Wine Talk

Snooth User: momoquirk

Georgia, USA

Posted by momoquirk, Aug 20, 2013.

Last summer I returned home to Atlanta, glowing from an internship on a vineyard in Tuscany. It was a brilliant illustration for the lessons and books I scoured on enology throughout college. Within days I was tasting my way through the north Georgia wine country.

The result was fuzzy teeth, a sour stomach, and no plan to ever return!

That is, until a birthday celebration bribed me back to the area. And I was not only surprised by this round of tastings, but I was encouraged! Within a year, something had changed and I am looking for advice on what that "something" could be...

My first visit included a red flight, white flight, and a sweet flight from 3 vineyards. Vintages fluctuated. Varieties included Norton, Cabernet Sauvignon, Chardonnay, Viognier, Malbec, Touriga... Styles included barrel and non-barrel fermentations, sparkling wine, rosés, long-macerations, carbonic macerations... Most winemakers were not the owners. There was diversity, creativity, and a boat-load of people in every tasting room! 

The wines had this in common: the area, vineyard age (plus or minus a year or two), and their taste. I wrongly assumed that the diversity present in the wineries would carry over to the glass! Each wine--no matter the estate, vintage, variety, filtration-- maintained to a large degree this wretched, dank, must on the nose and palate. I was never able to anchor it down as earthy, salty, sour, cheesy... It was not entirely volatile, but aeration did help. 

Then, like I said, a year passed and so did this quality. One winery had changed their winemaker, but the others were still holding their post. Grapes are still at least 70-80% grown and used from the estate. And yet, the difference between my visits was remarkable.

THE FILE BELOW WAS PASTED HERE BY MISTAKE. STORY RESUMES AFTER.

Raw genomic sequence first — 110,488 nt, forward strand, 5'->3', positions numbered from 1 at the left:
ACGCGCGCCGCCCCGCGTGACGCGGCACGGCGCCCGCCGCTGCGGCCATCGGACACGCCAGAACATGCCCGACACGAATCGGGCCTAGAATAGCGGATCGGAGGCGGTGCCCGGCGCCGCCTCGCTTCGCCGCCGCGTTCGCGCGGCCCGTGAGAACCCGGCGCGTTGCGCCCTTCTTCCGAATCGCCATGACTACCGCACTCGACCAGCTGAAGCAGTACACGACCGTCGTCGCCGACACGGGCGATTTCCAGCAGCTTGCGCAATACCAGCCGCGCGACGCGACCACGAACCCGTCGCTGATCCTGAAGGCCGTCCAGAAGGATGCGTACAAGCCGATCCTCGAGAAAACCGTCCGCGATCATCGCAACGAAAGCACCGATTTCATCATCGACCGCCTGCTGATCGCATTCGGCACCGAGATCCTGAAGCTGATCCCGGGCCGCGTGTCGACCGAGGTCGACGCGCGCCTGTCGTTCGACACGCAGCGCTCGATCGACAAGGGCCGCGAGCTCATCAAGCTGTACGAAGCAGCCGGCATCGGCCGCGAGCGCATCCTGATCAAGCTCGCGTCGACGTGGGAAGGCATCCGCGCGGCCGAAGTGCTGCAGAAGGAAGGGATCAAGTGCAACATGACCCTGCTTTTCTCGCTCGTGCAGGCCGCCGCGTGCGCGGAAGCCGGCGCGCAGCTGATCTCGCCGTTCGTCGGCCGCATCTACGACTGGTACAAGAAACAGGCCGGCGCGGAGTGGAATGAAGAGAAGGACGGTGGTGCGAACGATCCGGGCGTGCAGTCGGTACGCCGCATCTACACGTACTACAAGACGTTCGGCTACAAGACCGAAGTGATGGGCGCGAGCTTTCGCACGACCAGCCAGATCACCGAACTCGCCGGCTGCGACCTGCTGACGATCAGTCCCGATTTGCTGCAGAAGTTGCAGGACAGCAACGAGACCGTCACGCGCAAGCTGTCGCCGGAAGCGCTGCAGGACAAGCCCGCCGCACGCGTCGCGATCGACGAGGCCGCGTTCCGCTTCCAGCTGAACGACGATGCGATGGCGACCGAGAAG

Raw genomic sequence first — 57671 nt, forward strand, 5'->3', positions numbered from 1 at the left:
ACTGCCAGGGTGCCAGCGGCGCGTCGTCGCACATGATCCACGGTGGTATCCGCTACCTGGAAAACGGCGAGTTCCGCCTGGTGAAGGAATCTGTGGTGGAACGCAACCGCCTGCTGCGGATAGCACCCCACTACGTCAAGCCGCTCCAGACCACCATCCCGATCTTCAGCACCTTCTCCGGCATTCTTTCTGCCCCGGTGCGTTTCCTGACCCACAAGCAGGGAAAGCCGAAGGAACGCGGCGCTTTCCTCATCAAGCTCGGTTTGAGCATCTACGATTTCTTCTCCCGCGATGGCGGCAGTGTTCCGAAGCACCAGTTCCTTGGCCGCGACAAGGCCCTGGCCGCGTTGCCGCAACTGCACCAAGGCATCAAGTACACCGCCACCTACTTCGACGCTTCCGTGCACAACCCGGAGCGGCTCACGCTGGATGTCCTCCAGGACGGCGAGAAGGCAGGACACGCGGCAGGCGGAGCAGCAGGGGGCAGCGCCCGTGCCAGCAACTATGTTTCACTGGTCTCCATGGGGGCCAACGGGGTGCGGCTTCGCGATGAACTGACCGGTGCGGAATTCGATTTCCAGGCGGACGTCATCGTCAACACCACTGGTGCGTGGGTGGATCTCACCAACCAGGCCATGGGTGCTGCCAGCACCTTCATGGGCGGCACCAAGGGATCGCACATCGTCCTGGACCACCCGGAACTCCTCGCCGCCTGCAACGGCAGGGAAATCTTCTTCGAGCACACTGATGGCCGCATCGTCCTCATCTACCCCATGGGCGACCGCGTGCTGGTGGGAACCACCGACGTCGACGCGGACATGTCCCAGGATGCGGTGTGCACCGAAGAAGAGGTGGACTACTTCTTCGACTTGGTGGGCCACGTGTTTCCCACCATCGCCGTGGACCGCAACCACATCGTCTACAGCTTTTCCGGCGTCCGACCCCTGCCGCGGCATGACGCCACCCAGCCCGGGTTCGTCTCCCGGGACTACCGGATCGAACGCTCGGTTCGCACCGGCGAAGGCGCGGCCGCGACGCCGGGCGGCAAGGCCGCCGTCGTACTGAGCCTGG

Any advice for directing my research into this phenomenon? 

Cheers!

Replies

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Reply by JonDerry, Aug 20, 2013.

Very interesting MQ...a lot of times there's a lot of external factors that go in to our appreciation of wine. How we're feeling on a given day, mood, expectations, etc. Then there's our tastes, or our palates.

It could be that in Tuscany you developed more of a taste for wines with more acidity and earthiness to where when you visited Georgia the next time, you found the wines a bit more agreeable. It's also possible that the current vintage you tasted the 2nd time around was a bit better.

Would also make sense that your expectations were very low the 2nd time around!

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Reply by Gregory Dal Piaz, Aug 22, 2013.

It could be vintage variation, as simple as that, but it might also be your palate changing as well. In all honesty though it sounds like one of two things. Reduction if you were tasting out of barrel, and possibly out of bottle and/or a very assertive strain of yeast that imparted its character to all the wines.  Without more info we'll never know but it is reassuring to hear that the wines are getting better!


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